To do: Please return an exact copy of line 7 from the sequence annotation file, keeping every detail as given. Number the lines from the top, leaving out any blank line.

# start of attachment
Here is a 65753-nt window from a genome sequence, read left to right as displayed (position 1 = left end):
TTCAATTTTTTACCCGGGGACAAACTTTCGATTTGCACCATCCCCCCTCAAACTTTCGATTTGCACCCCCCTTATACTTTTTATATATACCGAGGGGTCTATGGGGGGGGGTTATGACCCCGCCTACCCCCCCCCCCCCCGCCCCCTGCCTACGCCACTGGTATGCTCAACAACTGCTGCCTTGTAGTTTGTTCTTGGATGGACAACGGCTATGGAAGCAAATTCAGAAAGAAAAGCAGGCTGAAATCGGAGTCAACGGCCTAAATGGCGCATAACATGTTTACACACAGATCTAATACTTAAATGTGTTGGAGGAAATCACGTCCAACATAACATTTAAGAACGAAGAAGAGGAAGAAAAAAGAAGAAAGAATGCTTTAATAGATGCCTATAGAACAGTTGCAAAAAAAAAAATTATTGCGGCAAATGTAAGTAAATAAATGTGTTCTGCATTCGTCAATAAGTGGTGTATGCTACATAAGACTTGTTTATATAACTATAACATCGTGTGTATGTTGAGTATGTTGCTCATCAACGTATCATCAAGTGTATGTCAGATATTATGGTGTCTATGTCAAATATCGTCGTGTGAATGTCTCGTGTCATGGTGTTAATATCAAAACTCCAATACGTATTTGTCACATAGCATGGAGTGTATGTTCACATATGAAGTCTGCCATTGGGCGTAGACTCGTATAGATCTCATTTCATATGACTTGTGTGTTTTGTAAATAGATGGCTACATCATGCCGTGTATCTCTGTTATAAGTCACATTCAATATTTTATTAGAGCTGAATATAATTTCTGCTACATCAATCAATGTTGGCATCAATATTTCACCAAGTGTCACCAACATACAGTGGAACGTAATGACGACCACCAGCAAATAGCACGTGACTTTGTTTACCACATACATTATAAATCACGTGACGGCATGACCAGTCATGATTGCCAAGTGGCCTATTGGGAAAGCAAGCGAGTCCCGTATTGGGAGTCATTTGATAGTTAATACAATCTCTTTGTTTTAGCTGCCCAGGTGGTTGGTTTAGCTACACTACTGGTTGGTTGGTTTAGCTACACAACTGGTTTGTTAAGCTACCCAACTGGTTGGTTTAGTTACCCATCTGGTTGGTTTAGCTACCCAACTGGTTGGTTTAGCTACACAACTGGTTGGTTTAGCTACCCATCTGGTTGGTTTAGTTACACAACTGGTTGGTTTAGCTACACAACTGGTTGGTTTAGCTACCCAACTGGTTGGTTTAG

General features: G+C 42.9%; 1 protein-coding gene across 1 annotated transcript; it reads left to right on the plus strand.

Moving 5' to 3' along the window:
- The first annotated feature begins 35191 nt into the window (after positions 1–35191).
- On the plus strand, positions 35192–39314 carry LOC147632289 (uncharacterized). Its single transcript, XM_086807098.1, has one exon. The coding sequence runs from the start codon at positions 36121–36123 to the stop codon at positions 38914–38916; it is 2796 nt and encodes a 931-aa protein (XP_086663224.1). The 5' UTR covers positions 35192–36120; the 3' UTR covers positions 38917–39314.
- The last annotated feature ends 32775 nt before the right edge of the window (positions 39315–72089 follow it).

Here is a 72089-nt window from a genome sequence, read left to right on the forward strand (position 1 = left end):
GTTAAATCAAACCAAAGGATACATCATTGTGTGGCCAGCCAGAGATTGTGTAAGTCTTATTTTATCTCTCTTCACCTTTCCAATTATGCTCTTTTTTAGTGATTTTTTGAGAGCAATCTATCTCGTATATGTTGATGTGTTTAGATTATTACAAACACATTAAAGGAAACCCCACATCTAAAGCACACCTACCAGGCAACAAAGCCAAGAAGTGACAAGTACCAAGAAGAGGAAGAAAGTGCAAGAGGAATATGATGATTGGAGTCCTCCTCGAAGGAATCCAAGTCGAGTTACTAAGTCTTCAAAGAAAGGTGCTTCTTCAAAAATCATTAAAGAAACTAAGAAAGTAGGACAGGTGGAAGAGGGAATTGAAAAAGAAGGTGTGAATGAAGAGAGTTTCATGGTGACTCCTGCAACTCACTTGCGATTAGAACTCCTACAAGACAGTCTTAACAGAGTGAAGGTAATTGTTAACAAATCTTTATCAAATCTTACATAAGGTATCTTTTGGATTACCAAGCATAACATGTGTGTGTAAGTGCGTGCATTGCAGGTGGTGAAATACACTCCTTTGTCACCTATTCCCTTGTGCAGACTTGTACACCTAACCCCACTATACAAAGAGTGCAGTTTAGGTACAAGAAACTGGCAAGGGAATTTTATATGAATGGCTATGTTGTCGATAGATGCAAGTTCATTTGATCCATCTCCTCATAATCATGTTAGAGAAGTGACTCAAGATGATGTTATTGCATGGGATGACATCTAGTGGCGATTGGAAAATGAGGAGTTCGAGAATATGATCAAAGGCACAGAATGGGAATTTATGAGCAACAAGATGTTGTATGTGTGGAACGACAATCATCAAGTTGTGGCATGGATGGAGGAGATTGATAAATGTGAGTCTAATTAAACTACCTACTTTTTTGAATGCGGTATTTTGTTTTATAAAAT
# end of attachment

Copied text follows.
- The last annotated feature ends 32775 nt before the right edge of the window (positions 39315–72089 follow it).